My work mainly focuses on physical and biogeochemical coupling in high latitudes. Within PEANUTS I will investigate physical processes leading to ocean mixing resulting in nutrient fluxes, and assess how these may change in a changing Arctic Ocean.
In recent years I worked within “Frontiers in Arctic Marine Monitoring” (FRAM) to extend the capabilities of an autonomous underwater vehicle (AUV) towards physical oceanography by integrating an acoustic Doppler current profiler (ADCP) and a microstructure profiler (MSP).
With the AUV we investigate biogeochemical coupling on scales smaller than 100 m to understand the physical processes (mixing, fluxes, up- and downwelling, frontal processes) and their impact on biogeochemistry and marine life.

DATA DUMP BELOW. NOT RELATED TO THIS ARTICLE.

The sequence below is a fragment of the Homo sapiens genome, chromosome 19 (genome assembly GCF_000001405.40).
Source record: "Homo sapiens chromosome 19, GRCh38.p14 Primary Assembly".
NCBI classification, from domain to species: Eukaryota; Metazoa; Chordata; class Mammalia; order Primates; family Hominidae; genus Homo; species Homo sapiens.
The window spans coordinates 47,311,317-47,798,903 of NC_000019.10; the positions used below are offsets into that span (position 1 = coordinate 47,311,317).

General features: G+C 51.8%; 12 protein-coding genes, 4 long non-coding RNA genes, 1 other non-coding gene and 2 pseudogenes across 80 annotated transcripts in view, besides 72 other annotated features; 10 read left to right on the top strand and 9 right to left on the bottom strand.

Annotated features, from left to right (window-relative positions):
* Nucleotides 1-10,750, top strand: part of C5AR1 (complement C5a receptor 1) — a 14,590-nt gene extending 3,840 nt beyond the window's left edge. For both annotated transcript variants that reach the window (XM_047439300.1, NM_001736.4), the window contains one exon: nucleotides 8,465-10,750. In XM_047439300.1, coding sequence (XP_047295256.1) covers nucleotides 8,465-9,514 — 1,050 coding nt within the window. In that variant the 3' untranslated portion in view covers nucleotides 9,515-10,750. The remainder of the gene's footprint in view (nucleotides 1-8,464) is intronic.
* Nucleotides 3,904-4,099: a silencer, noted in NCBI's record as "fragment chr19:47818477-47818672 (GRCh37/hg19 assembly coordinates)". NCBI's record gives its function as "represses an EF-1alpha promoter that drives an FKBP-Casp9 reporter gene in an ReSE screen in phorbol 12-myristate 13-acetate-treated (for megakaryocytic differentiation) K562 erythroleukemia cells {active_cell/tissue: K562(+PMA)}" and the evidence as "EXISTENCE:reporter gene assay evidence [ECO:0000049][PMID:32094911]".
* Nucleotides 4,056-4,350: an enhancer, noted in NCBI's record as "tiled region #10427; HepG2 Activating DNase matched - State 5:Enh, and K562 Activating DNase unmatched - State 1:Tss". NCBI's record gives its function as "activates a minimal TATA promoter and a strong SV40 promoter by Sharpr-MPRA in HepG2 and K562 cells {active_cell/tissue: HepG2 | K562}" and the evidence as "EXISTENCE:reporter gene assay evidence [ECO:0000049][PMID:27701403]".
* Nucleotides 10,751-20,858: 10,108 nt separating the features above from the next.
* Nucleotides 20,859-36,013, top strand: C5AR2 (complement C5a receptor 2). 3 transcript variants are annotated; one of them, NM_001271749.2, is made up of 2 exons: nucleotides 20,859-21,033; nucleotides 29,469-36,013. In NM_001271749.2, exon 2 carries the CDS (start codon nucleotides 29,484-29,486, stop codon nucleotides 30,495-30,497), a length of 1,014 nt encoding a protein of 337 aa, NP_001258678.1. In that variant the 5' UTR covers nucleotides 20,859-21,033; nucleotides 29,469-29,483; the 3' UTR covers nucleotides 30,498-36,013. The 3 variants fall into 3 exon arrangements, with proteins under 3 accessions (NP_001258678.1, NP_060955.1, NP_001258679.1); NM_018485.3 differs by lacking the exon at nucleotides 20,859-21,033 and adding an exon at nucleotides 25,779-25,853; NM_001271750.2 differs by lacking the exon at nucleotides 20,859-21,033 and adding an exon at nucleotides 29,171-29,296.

Before, I did my PhD at GEOMAR Helmholtz Centre for Ocean Research Kiel, Germany, in physical oceanography working on topography induced deep ocean mixing. The central instrument of the study was a deep diving AUV newly equipped with an MSP. As technical part of my PhD I developed the processing method.
I graduated in (laser) physics at the Carl Friedrich von Weizsäcker-Centre for Science and Peace Research (ZNF) at the University of Hamburg working on a miniaturised laser setup in the group Atom Trap Trace Analysis (ATTA). The aim is to develop a method to discover clandestine plutonium production. One of the biggest challenges for the Nuclear Non-Proliferation Treaty (NPT) is the exposure of clandestine activities related to the production of fission material for non-civilian projects.